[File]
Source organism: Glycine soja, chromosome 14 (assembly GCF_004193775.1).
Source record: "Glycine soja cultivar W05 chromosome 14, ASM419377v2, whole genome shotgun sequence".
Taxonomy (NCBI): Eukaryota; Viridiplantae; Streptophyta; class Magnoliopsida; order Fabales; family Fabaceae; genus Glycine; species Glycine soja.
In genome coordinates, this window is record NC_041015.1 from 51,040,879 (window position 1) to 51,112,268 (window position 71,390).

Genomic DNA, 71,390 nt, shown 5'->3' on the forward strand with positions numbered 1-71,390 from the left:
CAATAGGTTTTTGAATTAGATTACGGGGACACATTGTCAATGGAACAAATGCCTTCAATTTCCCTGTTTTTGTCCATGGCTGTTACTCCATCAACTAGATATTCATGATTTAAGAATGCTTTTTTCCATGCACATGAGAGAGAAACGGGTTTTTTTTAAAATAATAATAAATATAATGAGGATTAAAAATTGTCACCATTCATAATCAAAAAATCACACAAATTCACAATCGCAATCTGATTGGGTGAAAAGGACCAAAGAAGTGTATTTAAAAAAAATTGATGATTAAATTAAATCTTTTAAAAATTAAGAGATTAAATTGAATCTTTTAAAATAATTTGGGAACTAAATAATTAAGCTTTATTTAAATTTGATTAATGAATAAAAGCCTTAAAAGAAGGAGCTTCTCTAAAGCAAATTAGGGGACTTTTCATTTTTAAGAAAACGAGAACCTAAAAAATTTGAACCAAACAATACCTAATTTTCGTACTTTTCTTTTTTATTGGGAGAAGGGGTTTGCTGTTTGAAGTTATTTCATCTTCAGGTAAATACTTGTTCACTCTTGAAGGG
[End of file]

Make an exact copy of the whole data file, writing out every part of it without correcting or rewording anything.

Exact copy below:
Source organism: Glycine soja, chromosome 14 (assembly GCF_004193775.1).
Source record: "Glycine soja cultivar W05 chromosome 14, ASM419377v2, whole genome shotgun sequence".
Taxonomy (NCBI): Eukaryota; Viridiplantae; Streptophyta; class Magnoliopsida; order Fabales; family Fabaceae; genus Glycine; species Glycine soja.
In genome coordinates, this window is record NC_041015.1 from 51,040,879 (window position 1) to 51,112,268 (window position 71,390).

Genomic DNA, 71,390 nt, shown 5'->3' on the forward strand with positions numbered 1-71,390 from the left:
CAATAGGTTTTTGAATTAGATTACGGGGACACATTGTCAATGGAACAAATGCCTTCAATTTCCCTGTTTTTGTCCATGGCTGTTACTCCATCAACTAGATATTCATGATTTAAGAATGCTTTTTTCCATGCACATGAGAGAGAAACGGGTTTTTTTTAAAATAATAATAAATATAATGAGGATTAAAAATTGTCACCATTCATAATCAAAAAATCACACAAATTCACAATCGCAATCTGATTGGGTGAAAAGGACCAAAGAAGTGTATTTAAAAAAAATTGATGATTAAATTAAATCTTTTAAAAATTAAGAGATTAAATTGAATCTTTTAAAATAATTTGGGAACTAAATAATTAAGCTTTATTTAAATTTGATTAATGAATAAAAGCCTTAAAAGAAGGAGCTTCTCTAAAGCAAATTAGGGGACTTTTCATTTTTAAGAAAACGAGAACCTAAAAAATTTGAACCAAACAATACCTAATTTTCGTACTTTTCTTTTTTATTGGGAGAAGGGGTTTGCTGTTTGAAGTTATTTCATCTTCAGGTAAATACTTGTTCACTCTTGAAGGG